Purveyor of: Breezy and melancholic dream pop that evokes sad summers and late night sorrows but also emanates the comforting warmth of favorite memories.
File Next to: Cocteau Twins, Panda Bear, Slowdive, Beach House
Playing: Saturday May 23 @ Clay & Paper Theatre
Originally hailing from Victoria B.C., Hush Pup has since found a home in Toronto. 2013 found the band releasing the 3 track EP Darlene, whose rich and saccharine pop ideas were expanded on in 2014’s Waterwings. There’s something delightfully intimate and obscure about Waterwings, as if confessions are being whispered to you underwater. Drenched in reverb and echo, Ida Maidstone’s angelic vocals seem to swell out of your headphones like the Pacific tides of the band’s native Victoria. Lush and layered, Hush Pup’s watercolor rainbow seems to exist at a point where the sky and horizon meet.
What was your first musical memory, and how has that impacted the way you write and perform your music?
When about seven, I used to sing through this entire book of folk songs while my Mom played piano. Each song had a famous painting on the page next to it. I still associate the songs with the paintings. My favourite song in that book was “America The Beautiful.” I think I liked how dramatic it was. There was a Rocky Mountain painting next to it. I always have images in my mind while I’m playing or singing or listening to music. I also remember crazy interpretive dancing to all kinds of music… like crazy kid roll-on-the-floor dancing to all types of international grooves that my parents were into. We don’t really make the danciest tracks, but I do think dancing is the best way to enjoy music, and honestly you can pretty much dance to anything if you get inventive with it. Ha!
As Hush Puppies are either a comfortable Canadian shoe or a ball of battered fat, which one would you say is closer to describing your band?
I think ball of buttered fat. All three of us are really into food. It’s one of our main topics of conversation. I like shoes though too. Especially comfortable Canadian ones.
You’ve listed your hometown as Victoria/Toronto. What has been the most significant change you’ve found in moving from one side of the country to another?
I’ve moved back and forth between Victoria and Toronto many times now. They are kind of like the perfect balance to each other. They’re like having two super different friends who don’t know each other that you love equally. They bring out different things in you.
How would you describe your songwriting process?
I’ll usually start with some sort of image in my head or mood or story that maybe comes from something I’ve seen or heard or read or whatever and I’ll improvise a kind of soundtrack based on that idea for a long time. If I think it could work, I’ll show it to Steve and he’ll help me organize and arrange and expand the ideas, then Torrie orchestrates it and makes it all come together… I love working with those guys… I think in the future we’ll end up writing even more collaboratively because we keep getting more and more comfortable with each other creatively.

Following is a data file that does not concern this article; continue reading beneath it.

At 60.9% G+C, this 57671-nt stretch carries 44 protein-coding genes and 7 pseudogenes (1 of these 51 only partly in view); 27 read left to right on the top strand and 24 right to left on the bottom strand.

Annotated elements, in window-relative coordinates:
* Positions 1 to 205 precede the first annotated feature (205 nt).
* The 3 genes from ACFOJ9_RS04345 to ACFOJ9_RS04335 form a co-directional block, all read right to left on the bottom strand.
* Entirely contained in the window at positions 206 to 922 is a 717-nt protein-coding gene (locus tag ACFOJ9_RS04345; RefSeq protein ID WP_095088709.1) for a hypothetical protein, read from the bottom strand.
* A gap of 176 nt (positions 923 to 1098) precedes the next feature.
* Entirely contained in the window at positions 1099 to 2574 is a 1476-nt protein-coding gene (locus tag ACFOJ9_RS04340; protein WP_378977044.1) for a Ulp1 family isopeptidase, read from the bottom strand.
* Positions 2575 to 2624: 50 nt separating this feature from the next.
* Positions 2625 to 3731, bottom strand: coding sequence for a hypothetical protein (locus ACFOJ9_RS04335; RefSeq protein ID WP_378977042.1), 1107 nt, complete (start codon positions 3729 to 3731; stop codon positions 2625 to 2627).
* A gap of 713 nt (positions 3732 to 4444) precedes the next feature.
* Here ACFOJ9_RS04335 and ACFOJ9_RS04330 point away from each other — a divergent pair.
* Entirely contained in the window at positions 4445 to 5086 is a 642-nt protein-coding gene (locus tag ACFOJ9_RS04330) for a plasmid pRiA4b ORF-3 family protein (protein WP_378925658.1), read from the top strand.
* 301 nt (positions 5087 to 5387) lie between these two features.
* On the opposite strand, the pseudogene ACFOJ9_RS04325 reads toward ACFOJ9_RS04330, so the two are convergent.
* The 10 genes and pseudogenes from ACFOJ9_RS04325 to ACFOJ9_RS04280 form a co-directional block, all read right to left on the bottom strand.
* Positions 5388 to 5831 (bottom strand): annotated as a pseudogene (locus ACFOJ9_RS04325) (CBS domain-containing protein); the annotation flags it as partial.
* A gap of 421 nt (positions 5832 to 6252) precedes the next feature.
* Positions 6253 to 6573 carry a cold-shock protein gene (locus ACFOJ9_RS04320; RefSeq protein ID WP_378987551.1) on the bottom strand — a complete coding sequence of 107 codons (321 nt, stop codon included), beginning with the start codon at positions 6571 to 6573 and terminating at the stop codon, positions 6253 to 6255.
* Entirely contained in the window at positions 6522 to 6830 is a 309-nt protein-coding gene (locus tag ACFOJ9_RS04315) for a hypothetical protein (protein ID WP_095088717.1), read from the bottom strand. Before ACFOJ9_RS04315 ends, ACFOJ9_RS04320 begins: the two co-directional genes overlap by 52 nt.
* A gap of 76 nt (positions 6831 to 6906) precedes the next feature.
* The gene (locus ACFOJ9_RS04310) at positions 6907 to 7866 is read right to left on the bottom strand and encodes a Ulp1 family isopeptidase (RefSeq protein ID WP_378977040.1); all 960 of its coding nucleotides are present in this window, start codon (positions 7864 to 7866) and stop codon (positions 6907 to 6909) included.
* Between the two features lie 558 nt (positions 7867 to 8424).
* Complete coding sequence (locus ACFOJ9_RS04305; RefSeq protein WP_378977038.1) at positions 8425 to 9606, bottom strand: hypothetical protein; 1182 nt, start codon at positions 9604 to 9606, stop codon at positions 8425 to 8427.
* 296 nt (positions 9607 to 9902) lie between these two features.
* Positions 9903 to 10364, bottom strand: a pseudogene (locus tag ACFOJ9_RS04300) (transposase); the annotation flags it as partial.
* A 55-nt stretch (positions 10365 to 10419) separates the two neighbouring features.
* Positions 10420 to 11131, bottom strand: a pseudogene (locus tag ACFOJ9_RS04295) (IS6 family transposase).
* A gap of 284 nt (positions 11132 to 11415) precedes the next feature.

What drew you to the dreamy textures and sounds you create?
Probably wanting to create a visceral experience… to paint pictures with the music. I like when things are all meshing together and you’re carried along with the music. I like feeling transported without having to think about or know what’s going on at all times.
The cover art for the Darlene EP shows a girl painted into a corner; do you find that writing music is a way of overcoming frustration?
I definitely think making music is a way to overcome frustration. It allows you to escape, to fantasize, to connect. It can be spiritual and meditative. You aren’t confined to the outside world and it’s occasional madness. It’s a powerful healer and remedy.
Both “Magic Hour” and “Sign 11:11” seem to point to times, evoking a sense of wonder and specialness. What is it about time that interests you to write about it?
I think I’m into writing about time because it’s always felt like magic to me. It’s so cyclical. I’m into the way the light shifts and I like how time connects you to the past while it keeps you moving. There is lots pulse and energy in time. It’s life affirming.
There seems to be a connection between the song “Swimming” and the title of the Waterwings album. The waterwings suggest a certain innocence and naiveté, while swimming suggests a learned experience — can you elaborate on this connection?
Waterwings was written last year on the Island… I spent more time alone than I had in many years. I had lots of space to slow down and to create and think. It was a cool experience living in the place I had grown up at a totally different time in life. I felt like I was growing and connecting to my inner child at the same time. I spent so much time in and by the water, so it became the theme of the year.
There’s a lobster in space in the video for “Swimming.” Is this a cruel metaphor for us all?
Haha! You’ll have to ask Double D’s, who made the video. Once they showed me the vid, I started seeing lobsters everywhere! Like, everywhere. I actually just found a huge lobster necklace on display at a store in the Grange Food Court as I was on my way to Emma and Jameel’s (Double D’s) house a couple of days ago. Were lobsters always everywhere? There is something special about them, that’s for sure!
What’s next for Hush Pup?
We’ve been recording for a new release that we’re getting really excited about! We’re also hitting the road with Mystic Triangle at the end of June to play Sled Island and other shows across Canada. Then a couple of us are joining Victoria’s White Poppy to tour as her backing band for her West Coast album release tour. Other than that we’ll be kickin’ it in T.O.!
— Interview by Adam Bernhardt